Nurses frustrated by a cap in wage increas- es, and diminished bargaining power; union anticipates exodus of nurses
A rally was held yesterday morning in front of La Verendrye General Hospital in Fort Frances in order to protest against wage cuts.
This comes after Ontario Premier Doug Ford passed a legislation to limit annual wage increases for three years to one per cent for many public employees. According to the pamphlet distributed during the rally, inflation is 3.6 per cent, which would mean a 2.6 per cent cut to wages in the first year alone.
Mitchell Carlson, president of CUPE Local 4807 participated in the rally. He said ever since the COVID-19 emergency orders the province had the right to circumvent their collective bargaining rights.
Carlson added that their rights have been violated by having some positions cancelled and sometimes combined with other positions, often adding more workload on one worker with no extra pay.
“We’re having a hard time recruiting any staff,” Carlson said. “We’re extremely short staffed in all departments, whether it’s on the nursing floor or maintenance. Job duties are getting downloaded onto them so their job description is getting larger without any extra help or additional pay for the added workload.”
The pamphlet distributed by CUPE states that some of the concession the hospital wants includes doubling the time it takes to post a job, removing access to exit or retirement packages unless you want to be laid off, reducing rights in contracting-out, removing the right to return to your old job when you post for a new one and taking away seniority as a major factor in getting the jobs.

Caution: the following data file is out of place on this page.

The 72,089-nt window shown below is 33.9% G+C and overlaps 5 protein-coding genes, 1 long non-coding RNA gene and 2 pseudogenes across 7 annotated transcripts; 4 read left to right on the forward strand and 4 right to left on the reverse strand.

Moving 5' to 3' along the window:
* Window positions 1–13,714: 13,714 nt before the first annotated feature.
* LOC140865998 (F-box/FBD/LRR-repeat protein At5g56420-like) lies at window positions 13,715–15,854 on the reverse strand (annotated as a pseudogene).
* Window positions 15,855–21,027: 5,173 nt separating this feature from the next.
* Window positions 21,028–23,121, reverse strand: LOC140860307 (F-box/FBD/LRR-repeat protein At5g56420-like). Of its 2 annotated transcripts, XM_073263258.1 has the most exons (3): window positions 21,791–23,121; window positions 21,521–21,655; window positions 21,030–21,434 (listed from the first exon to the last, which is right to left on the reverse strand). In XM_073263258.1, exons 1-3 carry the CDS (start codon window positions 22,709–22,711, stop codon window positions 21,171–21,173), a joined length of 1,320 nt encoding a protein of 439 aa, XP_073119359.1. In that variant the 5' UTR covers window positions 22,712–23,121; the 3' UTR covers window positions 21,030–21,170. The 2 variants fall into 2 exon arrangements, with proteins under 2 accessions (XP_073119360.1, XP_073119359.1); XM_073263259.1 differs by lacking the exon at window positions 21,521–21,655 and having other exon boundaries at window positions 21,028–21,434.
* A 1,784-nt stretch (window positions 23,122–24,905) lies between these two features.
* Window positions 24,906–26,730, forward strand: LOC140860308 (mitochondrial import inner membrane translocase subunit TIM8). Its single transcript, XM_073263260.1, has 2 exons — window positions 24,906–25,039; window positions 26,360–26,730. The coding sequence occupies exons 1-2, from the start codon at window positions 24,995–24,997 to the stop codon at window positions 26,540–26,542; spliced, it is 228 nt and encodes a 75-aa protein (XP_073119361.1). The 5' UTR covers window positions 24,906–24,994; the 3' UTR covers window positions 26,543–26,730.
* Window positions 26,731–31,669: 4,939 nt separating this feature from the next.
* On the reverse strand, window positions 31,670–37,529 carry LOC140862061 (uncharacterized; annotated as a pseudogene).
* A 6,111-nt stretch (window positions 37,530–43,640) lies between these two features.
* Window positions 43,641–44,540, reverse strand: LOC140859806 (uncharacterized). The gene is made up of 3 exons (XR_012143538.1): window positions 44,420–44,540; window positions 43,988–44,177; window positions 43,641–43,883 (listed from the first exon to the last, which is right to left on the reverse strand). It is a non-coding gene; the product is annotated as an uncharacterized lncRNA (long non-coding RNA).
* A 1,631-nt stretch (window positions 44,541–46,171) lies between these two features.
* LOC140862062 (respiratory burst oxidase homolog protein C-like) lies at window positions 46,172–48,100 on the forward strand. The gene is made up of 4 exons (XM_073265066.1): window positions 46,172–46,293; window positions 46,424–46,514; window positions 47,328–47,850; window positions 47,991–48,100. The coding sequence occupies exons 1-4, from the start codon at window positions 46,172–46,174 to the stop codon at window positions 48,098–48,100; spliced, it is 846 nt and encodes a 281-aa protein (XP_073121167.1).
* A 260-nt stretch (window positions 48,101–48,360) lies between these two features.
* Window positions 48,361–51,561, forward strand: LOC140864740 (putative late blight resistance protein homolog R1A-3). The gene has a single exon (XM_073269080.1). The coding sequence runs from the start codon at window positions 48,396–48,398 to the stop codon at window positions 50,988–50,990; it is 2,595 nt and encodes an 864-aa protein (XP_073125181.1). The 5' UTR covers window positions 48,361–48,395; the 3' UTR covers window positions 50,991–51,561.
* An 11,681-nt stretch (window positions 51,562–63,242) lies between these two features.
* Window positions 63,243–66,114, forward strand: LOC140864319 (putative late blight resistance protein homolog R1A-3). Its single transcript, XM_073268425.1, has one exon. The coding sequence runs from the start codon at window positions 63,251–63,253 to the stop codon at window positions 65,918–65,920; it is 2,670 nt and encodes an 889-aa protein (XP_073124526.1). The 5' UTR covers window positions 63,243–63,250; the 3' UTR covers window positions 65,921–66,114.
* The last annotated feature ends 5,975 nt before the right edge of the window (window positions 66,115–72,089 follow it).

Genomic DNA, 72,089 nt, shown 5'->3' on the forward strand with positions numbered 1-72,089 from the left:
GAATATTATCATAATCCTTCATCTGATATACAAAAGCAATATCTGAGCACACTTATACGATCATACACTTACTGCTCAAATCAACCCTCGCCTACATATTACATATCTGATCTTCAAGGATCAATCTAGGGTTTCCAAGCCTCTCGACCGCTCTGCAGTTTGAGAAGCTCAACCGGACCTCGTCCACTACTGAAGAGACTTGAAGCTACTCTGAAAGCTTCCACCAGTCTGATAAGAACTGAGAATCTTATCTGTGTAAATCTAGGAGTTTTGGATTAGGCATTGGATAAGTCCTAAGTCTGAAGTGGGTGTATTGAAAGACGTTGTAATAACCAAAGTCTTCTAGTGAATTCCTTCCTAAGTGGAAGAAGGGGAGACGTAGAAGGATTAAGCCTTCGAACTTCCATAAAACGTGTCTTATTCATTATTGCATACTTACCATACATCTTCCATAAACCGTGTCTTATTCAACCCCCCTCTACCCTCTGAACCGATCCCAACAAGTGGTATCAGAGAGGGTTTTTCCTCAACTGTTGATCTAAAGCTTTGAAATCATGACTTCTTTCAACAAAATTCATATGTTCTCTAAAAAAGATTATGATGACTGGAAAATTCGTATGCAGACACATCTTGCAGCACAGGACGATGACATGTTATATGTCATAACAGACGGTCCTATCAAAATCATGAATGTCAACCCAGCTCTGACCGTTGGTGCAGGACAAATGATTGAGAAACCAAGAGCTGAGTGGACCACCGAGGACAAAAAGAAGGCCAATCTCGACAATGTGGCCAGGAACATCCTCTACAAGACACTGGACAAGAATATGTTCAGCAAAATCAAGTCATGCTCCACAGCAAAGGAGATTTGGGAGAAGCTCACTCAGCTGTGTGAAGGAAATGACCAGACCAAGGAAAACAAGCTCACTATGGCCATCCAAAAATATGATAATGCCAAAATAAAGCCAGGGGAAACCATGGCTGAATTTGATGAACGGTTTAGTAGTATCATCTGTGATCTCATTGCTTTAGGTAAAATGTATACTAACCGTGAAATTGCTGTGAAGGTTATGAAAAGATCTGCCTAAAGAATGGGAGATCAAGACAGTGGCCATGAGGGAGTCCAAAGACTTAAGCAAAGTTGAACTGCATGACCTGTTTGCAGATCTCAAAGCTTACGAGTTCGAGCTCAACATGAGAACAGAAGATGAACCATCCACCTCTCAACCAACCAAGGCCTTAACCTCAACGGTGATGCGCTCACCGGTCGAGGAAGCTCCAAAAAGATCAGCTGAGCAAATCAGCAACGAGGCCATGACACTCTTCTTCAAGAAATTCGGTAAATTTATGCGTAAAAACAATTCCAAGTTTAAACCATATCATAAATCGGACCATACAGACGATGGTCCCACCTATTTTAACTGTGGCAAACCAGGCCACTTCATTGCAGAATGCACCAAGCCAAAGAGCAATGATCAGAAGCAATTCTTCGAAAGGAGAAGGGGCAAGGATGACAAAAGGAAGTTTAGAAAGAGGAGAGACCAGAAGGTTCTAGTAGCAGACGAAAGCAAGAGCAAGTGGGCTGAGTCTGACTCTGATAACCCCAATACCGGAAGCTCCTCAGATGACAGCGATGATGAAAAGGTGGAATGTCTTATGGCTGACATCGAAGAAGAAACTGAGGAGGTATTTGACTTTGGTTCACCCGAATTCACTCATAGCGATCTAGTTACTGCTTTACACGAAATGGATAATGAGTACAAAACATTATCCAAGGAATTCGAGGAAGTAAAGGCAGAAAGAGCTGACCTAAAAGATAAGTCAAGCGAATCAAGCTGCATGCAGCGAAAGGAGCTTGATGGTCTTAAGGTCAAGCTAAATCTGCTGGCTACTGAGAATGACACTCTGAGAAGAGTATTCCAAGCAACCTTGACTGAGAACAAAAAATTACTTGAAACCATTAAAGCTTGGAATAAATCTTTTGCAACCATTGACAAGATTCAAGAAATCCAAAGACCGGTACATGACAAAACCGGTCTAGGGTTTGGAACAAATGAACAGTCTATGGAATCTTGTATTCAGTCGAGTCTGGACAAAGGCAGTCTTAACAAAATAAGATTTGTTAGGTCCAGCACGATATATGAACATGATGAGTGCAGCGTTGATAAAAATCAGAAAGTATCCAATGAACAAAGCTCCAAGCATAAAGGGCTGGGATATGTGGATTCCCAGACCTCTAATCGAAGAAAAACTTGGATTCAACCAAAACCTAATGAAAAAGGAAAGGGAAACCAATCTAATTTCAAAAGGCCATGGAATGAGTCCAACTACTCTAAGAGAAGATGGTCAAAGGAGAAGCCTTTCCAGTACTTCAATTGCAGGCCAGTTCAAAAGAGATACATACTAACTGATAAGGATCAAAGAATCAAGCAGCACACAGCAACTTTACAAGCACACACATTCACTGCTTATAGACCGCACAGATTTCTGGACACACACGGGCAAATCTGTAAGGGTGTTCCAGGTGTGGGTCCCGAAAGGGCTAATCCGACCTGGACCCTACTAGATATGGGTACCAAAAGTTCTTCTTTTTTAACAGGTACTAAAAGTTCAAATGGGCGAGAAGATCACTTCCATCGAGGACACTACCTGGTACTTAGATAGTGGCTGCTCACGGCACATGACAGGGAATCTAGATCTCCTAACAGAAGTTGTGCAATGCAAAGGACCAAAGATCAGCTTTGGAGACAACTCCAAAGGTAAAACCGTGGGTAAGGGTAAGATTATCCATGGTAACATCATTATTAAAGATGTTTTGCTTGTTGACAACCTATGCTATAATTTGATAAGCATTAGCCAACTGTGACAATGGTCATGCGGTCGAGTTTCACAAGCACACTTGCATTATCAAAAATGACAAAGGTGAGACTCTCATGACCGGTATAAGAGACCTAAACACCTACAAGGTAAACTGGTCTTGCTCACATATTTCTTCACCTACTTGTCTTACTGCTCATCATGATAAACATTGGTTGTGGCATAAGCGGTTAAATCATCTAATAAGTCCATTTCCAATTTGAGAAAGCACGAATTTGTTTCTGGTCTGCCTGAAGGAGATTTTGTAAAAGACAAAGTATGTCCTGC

“Everyone’s very stressed out and burnt out,” Carlson said. “And a lot of people want to depart this profession because of how they’re being treated. They say that their frontline people are the heroes, but they’re treating us like dirt and garbage.”
Louis Rodrigues, vice-president of the Ontario Council of Hospital Unions (OCHU), said the Ontario government is not rewarding frontline workers for their sacrifices during the pandemic.
He said they will be doing rallies throughout the province, ending with the biggest one on Sept. 10, at Queen’s Park.
“This is about what they did during the pandemic,” Rodrigues said. “We want to make sure that we thank these people for their courage and their sacrifices and giving up weekends and working overtime.”
Rodrigues said they believe in their right and freedom to negotiate a collective agreement that looks after their wages. He said they previously had to go to an arbitrator to get N95 face masks when working with people with COVID-19.
“What they want to do is not compensate [frontline workers] for the work that they do,” Rodrigues said. “I believe that people in Ontario do recognize the value that these people have. It’s the government that’s imposing these restrictions.”
In order to bring awareness to their battle with their employer, Rodrigues has started rallies in Hamilton and Kenora. They want to remove Bill 124 and get their freedom, Rodrigues added.
“There’s PTSD amongst our members, and there’s no resources or no place to go with no way of us bargaining for something that’s going to have protection for them,” Rodrigues said. “We want to assure our members that we bargain centrally that the central bargaining committee is doing everything in their power, but it doesn’t look good for us.”
Rodrigues said unfortunately they do not have the right to strike, which makes it difficult because it leaves them at the mercy of an arbitrator.
“At the end of the day, we’ll take direction from our members on what’s next,” Rodrigues said. “I don’t know what the end result is. I just know that our members are pretty upset with the way things have turned out.”